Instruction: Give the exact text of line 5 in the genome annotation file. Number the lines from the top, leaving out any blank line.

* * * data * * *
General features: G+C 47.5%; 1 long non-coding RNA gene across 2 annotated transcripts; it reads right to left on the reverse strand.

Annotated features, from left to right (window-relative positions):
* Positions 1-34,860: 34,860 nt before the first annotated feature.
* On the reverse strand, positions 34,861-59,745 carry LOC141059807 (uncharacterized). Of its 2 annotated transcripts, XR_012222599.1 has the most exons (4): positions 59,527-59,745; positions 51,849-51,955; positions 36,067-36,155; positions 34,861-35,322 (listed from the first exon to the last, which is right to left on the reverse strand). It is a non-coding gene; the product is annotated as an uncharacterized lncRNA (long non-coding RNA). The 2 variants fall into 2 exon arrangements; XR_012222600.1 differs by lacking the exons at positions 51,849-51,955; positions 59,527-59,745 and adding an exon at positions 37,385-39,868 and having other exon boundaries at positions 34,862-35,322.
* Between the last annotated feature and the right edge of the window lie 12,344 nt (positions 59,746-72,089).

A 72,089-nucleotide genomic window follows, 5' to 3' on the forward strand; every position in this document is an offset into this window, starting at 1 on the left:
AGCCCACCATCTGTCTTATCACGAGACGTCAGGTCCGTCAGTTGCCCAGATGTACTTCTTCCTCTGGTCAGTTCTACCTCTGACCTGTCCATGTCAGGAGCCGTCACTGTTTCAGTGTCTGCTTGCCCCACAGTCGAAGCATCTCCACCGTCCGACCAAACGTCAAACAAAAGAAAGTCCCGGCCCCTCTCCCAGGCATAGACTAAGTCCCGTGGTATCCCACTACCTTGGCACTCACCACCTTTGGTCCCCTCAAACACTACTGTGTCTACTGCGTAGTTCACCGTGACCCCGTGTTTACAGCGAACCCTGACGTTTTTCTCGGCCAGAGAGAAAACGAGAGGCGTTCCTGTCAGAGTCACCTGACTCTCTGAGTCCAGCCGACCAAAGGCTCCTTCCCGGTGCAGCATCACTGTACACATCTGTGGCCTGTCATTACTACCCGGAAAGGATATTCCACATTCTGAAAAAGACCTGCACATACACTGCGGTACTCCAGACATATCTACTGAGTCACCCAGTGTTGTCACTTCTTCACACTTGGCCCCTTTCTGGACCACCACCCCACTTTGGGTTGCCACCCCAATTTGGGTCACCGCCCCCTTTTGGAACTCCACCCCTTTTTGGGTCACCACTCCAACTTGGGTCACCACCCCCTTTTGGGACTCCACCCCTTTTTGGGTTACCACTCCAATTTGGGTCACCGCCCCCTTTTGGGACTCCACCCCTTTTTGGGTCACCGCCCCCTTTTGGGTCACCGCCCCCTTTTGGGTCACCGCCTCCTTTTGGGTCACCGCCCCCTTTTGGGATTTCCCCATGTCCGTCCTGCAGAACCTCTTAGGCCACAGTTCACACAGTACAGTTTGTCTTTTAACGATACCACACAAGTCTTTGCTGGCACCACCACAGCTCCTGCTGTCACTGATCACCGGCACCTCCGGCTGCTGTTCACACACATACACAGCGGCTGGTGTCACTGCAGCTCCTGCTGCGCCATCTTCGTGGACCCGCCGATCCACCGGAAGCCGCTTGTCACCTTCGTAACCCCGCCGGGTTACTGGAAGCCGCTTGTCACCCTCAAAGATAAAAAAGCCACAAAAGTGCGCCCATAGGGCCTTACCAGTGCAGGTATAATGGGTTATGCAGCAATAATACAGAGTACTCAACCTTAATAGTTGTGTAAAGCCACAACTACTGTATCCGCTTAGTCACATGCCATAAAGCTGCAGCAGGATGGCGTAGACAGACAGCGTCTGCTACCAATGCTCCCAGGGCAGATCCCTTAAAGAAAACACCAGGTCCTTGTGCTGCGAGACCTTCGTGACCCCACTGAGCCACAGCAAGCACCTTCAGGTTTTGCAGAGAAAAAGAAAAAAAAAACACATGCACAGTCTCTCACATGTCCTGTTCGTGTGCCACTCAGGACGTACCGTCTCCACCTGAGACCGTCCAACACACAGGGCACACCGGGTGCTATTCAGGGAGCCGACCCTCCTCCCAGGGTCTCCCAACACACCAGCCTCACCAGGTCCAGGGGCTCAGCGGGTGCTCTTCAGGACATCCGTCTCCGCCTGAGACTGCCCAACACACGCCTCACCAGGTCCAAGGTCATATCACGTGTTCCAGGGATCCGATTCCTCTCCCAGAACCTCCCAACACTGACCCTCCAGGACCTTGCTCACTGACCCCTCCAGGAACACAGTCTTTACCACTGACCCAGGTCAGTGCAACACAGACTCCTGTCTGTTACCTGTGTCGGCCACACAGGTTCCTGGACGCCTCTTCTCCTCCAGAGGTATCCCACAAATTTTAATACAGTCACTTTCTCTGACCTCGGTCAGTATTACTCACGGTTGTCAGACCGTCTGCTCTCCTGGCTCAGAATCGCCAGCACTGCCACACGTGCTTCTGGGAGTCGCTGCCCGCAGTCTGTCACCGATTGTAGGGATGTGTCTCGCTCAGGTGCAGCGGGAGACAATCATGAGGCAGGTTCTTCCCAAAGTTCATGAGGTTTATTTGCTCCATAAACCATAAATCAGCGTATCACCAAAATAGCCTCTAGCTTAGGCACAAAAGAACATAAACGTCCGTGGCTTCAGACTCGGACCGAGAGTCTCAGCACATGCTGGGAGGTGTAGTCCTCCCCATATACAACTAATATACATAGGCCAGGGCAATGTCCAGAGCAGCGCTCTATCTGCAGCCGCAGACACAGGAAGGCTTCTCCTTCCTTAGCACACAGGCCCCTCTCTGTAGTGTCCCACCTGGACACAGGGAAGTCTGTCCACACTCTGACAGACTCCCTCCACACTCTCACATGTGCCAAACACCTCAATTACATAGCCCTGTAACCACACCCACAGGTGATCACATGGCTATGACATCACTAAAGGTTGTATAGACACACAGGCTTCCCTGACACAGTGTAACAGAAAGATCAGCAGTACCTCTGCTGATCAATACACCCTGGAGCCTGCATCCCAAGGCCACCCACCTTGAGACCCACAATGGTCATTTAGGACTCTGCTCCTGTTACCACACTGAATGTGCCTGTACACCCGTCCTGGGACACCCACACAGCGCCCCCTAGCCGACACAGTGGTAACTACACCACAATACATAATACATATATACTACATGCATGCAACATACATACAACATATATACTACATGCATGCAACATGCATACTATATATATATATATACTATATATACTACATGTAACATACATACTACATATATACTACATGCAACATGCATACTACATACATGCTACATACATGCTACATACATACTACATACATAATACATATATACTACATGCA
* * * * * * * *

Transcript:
* Between the last annotated feature and the right edge of the window lie 12,344 nt (positions 59,746-72,089).